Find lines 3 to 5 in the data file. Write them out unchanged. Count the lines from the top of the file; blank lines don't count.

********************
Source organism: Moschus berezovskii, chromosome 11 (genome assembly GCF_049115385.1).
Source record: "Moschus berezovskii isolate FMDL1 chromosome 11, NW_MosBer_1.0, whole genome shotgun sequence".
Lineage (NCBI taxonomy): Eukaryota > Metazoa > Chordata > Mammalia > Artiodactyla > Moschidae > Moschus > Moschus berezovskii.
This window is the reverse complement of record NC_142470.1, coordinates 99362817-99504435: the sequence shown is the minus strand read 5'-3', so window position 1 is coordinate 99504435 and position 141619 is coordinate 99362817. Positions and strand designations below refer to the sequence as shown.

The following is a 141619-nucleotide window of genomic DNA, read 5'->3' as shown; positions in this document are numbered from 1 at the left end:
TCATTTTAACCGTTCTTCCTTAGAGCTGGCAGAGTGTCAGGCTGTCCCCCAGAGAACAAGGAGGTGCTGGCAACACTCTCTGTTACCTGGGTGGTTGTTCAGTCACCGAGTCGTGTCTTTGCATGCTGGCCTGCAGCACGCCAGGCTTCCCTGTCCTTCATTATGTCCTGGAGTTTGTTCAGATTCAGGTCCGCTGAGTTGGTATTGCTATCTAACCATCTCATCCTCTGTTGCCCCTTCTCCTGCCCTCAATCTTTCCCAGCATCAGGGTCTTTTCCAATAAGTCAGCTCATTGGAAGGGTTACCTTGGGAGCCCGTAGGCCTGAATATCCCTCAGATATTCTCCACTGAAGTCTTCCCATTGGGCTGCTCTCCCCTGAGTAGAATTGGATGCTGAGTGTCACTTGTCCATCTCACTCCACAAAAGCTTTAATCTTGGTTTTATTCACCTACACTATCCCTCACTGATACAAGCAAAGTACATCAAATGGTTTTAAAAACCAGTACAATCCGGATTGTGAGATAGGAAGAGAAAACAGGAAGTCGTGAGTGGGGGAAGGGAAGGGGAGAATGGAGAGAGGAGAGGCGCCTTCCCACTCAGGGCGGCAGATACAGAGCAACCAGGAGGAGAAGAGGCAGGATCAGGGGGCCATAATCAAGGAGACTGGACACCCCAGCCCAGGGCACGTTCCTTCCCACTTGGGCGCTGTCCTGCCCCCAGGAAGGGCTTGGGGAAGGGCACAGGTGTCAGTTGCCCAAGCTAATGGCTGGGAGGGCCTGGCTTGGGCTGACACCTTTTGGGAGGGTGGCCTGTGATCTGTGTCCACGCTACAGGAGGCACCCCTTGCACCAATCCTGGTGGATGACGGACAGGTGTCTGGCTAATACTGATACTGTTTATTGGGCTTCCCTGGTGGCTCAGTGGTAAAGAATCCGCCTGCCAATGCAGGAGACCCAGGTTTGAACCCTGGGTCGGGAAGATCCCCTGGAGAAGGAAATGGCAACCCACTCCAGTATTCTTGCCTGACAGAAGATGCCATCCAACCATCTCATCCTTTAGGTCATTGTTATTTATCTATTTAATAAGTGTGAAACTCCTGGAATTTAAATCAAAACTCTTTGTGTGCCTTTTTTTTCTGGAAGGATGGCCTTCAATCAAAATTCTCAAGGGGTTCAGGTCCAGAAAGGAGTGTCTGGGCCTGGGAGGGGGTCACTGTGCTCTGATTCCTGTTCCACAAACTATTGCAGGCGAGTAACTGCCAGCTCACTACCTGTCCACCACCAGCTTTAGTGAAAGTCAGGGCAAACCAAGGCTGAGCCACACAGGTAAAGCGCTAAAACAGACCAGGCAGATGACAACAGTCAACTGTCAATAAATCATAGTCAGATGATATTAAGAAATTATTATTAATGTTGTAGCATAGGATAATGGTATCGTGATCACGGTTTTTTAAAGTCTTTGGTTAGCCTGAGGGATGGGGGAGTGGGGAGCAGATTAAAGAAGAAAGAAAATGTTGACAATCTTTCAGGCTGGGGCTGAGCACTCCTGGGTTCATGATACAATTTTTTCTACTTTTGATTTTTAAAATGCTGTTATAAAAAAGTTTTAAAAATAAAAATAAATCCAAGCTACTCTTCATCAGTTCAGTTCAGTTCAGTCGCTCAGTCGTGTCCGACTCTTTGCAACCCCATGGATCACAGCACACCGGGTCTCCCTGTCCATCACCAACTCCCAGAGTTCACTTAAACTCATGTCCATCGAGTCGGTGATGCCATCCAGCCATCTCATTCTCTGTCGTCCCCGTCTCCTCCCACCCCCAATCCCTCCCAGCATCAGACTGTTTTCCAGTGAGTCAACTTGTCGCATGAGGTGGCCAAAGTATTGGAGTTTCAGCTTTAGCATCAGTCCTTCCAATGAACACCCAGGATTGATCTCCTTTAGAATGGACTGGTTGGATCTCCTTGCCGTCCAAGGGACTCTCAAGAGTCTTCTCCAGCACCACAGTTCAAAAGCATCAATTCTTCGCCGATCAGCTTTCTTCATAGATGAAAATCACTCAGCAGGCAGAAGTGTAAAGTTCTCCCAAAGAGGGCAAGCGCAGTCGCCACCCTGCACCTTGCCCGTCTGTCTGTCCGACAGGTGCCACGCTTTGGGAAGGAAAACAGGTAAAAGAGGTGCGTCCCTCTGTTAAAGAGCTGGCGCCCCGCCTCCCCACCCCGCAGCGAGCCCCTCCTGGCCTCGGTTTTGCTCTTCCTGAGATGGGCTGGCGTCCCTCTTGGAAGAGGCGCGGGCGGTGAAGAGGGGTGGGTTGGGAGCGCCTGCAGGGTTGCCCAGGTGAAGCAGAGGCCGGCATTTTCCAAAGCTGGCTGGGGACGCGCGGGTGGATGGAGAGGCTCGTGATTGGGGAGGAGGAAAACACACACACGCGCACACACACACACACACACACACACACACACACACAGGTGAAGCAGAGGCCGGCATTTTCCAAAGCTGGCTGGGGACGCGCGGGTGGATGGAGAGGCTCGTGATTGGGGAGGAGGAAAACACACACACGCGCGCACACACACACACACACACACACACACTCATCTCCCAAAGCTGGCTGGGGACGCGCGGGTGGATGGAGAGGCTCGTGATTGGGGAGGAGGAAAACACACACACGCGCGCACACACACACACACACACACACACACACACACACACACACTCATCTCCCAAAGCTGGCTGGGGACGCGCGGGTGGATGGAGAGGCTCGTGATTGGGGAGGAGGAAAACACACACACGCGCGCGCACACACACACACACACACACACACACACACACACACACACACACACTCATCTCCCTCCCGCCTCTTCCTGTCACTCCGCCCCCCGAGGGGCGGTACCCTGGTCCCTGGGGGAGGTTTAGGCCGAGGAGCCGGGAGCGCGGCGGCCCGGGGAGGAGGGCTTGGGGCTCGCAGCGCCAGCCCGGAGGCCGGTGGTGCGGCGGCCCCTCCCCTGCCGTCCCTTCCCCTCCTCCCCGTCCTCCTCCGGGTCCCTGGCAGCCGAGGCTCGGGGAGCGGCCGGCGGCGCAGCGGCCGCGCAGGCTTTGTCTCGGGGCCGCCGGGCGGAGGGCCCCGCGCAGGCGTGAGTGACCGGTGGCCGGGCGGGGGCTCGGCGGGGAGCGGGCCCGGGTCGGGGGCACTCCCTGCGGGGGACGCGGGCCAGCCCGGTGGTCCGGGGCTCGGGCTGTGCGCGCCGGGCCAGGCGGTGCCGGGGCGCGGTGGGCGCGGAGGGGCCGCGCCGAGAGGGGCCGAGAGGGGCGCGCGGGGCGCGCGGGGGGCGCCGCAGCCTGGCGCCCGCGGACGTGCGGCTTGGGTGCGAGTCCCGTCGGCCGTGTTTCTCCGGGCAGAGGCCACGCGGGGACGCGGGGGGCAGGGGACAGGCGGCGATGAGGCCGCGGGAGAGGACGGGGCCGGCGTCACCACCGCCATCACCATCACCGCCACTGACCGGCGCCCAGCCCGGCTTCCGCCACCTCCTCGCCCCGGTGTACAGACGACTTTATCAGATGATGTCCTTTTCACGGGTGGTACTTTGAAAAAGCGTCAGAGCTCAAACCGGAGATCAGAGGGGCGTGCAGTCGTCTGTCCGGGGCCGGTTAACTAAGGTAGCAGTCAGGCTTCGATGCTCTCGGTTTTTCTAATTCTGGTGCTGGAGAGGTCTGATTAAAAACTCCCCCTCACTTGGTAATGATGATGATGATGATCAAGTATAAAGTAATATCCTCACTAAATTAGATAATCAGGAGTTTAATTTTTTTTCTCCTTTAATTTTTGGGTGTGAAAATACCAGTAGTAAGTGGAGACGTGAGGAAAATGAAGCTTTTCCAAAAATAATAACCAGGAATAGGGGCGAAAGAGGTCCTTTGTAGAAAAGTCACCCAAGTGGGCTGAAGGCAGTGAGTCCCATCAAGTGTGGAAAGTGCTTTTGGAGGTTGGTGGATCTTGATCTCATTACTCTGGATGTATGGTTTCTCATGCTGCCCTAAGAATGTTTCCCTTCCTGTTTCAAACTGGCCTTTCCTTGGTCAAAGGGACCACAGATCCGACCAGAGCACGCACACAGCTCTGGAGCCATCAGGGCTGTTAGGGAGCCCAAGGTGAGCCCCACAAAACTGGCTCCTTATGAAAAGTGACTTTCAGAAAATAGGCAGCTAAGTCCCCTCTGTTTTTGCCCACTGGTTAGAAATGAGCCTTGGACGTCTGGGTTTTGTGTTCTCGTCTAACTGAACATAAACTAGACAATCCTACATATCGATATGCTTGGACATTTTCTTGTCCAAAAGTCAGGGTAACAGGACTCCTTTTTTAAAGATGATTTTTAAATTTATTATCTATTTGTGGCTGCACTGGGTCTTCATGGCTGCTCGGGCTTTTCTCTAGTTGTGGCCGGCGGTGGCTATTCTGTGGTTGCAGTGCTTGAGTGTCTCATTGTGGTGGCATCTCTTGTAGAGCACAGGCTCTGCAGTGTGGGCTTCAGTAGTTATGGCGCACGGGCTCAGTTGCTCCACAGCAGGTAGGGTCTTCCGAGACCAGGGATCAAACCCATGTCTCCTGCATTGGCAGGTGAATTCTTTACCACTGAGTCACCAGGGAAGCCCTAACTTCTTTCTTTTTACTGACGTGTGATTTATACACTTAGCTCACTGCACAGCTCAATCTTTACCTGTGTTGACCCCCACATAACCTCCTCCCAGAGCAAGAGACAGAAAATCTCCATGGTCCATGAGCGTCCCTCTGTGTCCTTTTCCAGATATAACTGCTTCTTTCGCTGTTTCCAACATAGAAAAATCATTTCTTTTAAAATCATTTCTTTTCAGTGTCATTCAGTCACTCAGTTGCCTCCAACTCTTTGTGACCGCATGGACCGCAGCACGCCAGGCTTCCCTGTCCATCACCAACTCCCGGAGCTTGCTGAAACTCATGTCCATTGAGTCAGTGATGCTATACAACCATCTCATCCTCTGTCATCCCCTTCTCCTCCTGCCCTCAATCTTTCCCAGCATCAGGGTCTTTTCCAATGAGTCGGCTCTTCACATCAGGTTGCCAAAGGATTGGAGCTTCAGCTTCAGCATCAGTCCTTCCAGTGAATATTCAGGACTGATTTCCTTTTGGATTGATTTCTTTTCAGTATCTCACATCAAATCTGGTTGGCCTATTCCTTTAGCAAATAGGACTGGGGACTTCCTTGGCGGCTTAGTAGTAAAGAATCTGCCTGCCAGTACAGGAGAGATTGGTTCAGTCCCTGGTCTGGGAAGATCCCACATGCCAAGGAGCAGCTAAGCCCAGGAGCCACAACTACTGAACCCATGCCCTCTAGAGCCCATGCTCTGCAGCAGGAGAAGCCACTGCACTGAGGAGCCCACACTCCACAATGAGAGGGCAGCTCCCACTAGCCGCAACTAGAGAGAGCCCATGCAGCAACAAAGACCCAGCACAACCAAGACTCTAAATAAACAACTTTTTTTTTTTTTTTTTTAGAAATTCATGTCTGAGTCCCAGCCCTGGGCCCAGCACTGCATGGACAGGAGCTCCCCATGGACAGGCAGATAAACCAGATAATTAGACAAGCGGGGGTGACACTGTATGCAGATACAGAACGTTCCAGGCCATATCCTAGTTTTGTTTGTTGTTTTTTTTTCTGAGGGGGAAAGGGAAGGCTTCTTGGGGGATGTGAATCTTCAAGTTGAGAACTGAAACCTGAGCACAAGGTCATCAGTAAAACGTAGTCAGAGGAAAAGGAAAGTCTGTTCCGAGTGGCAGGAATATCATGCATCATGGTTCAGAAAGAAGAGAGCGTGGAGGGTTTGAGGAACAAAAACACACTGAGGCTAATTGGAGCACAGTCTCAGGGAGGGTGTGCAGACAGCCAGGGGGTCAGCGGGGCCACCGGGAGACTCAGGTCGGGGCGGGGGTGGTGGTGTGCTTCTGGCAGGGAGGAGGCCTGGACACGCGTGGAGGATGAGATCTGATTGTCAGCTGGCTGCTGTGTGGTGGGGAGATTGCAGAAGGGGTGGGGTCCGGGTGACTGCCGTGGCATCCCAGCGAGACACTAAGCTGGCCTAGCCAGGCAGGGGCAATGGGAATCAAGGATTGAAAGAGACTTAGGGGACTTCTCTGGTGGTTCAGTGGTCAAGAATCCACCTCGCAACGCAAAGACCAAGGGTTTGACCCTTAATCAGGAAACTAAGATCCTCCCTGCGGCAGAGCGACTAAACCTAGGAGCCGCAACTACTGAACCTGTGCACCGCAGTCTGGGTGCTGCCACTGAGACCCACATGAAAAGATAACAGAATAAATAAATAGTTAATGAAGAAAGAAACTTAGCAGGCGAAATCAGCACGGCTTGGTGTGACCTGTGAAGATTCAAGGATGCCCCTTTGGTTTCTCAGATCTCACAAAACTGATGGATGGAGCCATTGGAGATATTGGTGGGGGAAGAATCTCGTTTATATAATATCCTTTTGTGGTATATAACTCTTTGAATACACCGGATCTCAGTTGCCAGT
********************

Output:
Lineage (NCBI taxonomy): Eukaryota > Metazoa > Chordata > Mammalia > Artiodactyla > Moschidae > Moschus > Moschus berezovskii.
This window is the reverse complement of record NC_142470.1, coordinates 99362817-99504435: the sequence shown is the minus strand read 5'-3', so window position 1 is coordinate 99504435 and position 141619 is coordinate 99362817. Positions and strand designations below refer to the sequence as shown.

The following is a 141619-nucleotide window of genomic DNA, read 5'->3' as shown; positions in this document are numbered from 1 at the left end: